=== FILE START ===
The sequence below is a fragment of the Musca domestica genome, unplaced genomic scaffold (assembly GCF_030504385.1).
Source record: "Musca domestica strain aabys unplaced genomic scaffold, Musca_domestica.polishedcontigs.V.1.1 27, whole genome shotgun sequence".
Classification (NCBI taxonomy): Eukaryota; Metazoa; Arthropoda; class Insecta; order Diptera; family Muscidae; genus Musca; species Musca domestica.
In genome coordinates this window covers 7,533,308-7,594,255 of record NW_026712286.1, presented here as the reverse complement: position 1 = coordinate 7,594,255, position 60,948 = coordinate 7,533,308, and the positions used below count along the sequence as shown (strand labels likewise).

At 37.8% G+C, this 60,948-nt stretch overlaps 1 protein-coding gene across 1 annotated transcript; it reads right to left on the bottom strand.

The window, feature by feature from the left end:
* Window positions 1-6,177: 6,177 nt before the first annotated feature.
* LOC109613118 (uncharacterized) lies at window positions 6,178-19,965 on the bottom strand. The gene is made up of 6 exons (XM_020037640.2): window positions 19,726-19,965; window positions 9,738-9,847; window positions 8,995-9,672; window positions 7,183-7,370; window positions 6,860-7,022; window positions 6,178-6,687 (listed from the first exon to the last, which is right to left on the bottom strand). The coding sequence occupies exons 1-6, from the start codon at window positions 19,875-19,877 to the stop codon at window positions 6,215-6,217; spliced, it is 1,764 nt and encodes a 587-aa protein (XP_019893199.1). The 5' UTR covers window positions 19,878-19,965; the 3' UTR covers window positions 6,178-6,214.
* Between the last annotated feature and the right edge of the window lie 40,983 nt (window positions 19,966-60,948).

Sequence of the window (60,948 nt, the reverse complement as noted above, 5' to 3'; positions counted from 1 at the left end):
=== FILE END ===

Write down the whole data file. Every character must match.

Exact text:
The sequence below is a fragment of the Musca domestica genome, unplaced genomic scaffold (assembly GCF_030504385.1).
Source record: "Musca domestica strain aabys unplaced genomic scaffold, Musca_domestica.polishedcontigs.V.1.1 27, whole genome shotgun sequence".
Classification (NCBI taxonomy): Eukaryota; Metazoa; Arthropoda; class Insecta; order Diptera; family Muscidae; genus Musca; species Musca domestica.
In genome coordinates this window covers 7,533,308-7,594,255 of record NW_026712286.1, presented here as the reverse complement: position 1 = coordinate 7,594,255, position 60,948 = coordinate 7,533,308, and the positions used below count along the sequence as shown (strand labels likewise).

At 37.8% G+C, this 60,948-nt stretch overlaps 1 protein-coding gene across 1 annotated transcript; it reads right to left on the bottom strand.

The window, feature by feature from the left end:
* Window positions 1-6,177: 6,177 nt before the first annotated feature.
* LOC109613118 (uncharacterized) lies at window positions 6,178-19,965 on the bottom strand. The gene is made up of 6 exons (XM_020037640.2): window positions 19,726-19,965; window positions 9,738-9,847; window positions 8,995-9,672; window positions 7,183-7,370; window positions 6,860-7,022; window positions 6,178-6,687 (listed from the first exon to the last, which is right to left on the bottom strand). The coding sequence occupies exons 1-6, from the start codon at window positions 19,875-19,877 to the stop codon at window positions 6,215-6,217; spliced, it is 1,764 nt and encodes a 587-aa protein (XP_019893199.1). The 5' UTR covers window positions 19,878-19,965; the 3' UTR covers window positions 6,178-6,214.
* Between the last annotated feature and the right edge of the window lie 40,983 nt (window positions 19,966-60,948).

Sequence of the window (60,948 nt, the reverse complement as noted above, 5' to 3'; positions counted from 1 at the left end):